Incorporating mobile devices in investigations

Whether a corporate-owned, personally enabled (COPE) or a personal mobile device, special care must be exercised in collecting, processing, and reviewing data from such devices as both are likely to contain personal data. Just like an organization strives to protect its business, it should also ensure it protects its employees’ privacy. In most jurisdictions, this is not just a moral obligation; it is also a legal one with severe breach consequences. Personal data collection and processing restrictions will depend on applicable laws. Adequate legal council should be obtained prior to processing such data or implementing related controls. 

Key considerations when incorporatingmobile devices in investigations include:

Policy considerations
  1. Ensure corporate data collection, processing, and transfer policies are in place and conformed to during corporate investigation.
  2. Identify restrictions and the legal basis on which personal data can be collected, processed, and transferred.
  3. Deploy and enforce personal data processing and retention policies for corporate-owned and BYOD devices.
  4. Deploy and enforce policies and guidelines on segregating personal and corporate data.

Policies should include both personal and corporate devices and attention should be on how best to segregate personal and corporate data. For example, with mobiles, the use of two SIMs or the use of WhatsApp Business for corporate matters could help in segregating business and personal communications. In the same way, storage of personal data on corporate devices should be limited and managed appropriately, such as through restricting access or using access logs.

Depending on jurisdiction and policies in place, the organization may have the right to obtain all corporate data, including any business communication on personal devices. However, appropriate legal advice should be sought in all cases. This also includes how data may be transferred, based on the applicable laws and regulations.

Procedural considerations 
  1. Ensure proper corporate data monitoring, protection controls, and tools are configured, deployed, and monitored as a proactive procedure. 
  2. Ensure the use of proper forensic tools and procedures within investigations.
  3. Obtain adequate legal counsel and explicit consent from the custodian prior to the data collection, processing, and review.
  4. Be aware of cultural sensitivities such as gender, religion, and customs, as well as the likelihood that personally identifiable information (PII) will be held on these devices.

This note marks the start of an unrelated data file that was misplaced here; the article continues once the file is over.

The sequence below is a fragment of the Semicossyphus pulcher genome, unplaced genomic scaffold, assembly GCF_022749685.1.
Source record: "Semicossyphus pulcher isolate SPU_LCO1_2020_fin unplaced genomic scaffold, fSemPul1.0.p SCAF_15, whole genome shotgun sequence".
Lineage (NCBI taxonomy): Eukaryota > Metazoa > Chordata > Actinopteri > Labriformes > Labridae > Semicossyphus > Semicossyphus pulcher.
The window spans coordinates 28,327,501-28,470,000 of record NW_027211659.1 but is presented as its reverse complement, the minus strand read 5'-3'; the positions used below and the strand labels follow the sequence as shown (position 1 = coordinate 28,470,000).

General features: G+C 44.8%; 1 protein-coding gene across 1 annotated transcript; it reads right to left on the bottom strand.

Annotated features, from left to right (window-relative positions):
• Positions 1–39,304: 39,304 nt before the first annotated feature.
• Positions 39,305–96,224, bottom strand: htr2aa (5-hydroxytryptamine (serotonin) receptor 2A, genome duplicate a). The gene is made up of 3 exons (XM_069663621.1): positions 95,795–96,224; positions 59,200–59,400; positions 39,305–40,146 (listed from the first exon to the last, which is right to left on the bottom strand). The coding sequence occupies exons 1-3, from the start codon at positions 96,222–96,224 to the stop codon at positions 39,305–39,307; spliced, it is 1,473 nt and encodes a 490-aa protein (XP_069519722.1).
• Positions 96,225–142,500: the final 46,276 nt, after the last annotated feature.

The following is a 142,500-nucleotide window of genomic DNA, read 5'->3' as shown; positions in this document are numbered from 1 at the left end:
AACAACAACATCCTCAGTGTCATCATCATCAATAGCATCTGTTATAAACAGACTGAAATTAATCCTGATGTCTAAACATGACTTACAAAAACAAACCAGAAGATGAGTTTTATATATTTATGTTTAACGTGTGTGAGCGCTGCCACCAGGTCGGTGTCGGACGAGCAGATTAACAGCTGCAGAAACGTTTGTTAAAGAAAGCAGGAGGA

5. Consider targeted versus complete data collection approaches. 
  6. Utilize impartial professional third parties for the collection, processing, and review.

There are various tools available for monitoring activity; for mobiles, at a minimum, Mobile Device Management (MDM) should be in place. More in-depth controls may help detecting and supporting with an incident. 

During an investigation, in most cases, custodians are concerned about who will view their data, especially because of the intermingling of personal and corporate data that occurs on mobile devices. We have noticed that custodians often feel more comfortable with an impartial third party holding their data, as opposed to someone from within the organization. A successful approach we have used during several investigations has involved collecting a custodian’s data, selecting specific data types to be reviewed, and then performing keyword searching on reviewable data - with only data responsive to investigation defined search terms being reviewed. It is also possible to segregate data collections by targeting specific data sources or applications.

In summary, organizations are strongly urged to be aware of the impact of data privacy laws and regulations when it comes to collecting employees’ data for the purpose of an investigation. Whilst data privacy and protection applies to all corporate data sources, mobiles can be particularly complex due to their use in our everyday life and data ownership. 

Nonetheless, mobiles and the data they hold often prove critical to an investigation, and end up being the most valuable data source at hand. Implementing the right policies and procedures will help drive an organization’s ability to collect and review this data, however, the appropriate controls and considerations need to be in place to ensure the organization respects employee privacy and maintains legal compliance.

By Cezar Serhal, Assistant Director, Natalie Forester, Assistant Manager, and Faiz Ali Khan, Associate, Forensic, Deloitte Middle East